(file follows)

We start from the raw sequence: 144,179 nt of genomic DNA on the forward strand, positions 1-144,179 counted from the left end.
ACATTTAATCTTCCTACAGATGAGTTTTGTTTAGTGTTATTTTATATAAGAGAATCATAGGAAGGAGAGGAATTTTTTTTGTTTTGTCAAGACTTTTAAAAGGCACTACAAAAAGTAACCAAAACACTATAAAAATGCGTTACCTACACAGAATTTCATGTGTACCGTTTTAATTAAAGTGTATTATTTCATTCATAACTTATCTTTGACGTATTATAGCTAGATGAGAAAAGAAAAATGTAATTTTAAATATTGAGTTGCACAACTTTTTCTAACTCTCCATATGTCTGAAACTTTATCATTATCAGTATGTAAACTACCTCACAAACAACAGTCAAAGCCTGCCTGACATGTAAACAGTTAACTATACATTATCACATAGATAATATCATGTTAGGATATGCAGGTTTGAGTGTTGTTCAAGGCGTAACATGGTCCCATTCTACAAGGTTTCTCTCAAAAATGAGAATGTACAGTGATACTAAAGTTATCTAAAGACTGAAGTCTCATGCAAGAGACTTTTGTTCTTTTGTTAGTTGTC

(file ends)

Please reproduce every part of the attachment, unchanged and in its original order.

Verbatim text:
We start from the raw sequence: 144,179 nt of genomic DNA on the forward strand, positions 1-144,179 counted from the left end.
ACATTTAATCTTCCTACAGATGAGTTTTGTTTAGTGTTATTTTATATAAGAGAATCATAGGAAGGAGAGGAATTTTTTTTGTTTTGTCAAGACTTTTAAAAGGCACTACAAAAAGTAACCAAAACACTATAAAAATGCGTTACCTACACAGAATTTCATGTGTACCGTTTTAATTAAAGTGTATTATTTCATTCATAACTTATCTTTGACGTATTATAGCTAGATGAGAAAAGAAAAATGTAATTTTAAATATTGAGTTGCACAACTTTTTCTAACTCTCCATATGTCTGAAACTTTATCATTATCAGTATGTAAACTACCTCACAAACAACAGTCAAAGCCTGCCTGACATGTAAACAGTTAACTATACATTATCACATAGATAATATCATGTTAGGATATGCAGGTTTGAGTGTTGTTCAAGGCGTAACATGGTCCCATTCTACAAGGTTTCTCTCAAAAATGAGAATGTACAGTGATACTAAAGTTATCTAAAGACTGAAGTCTCATGCAAGAGACTTTTGTTCTTTTGTTAGTTGTC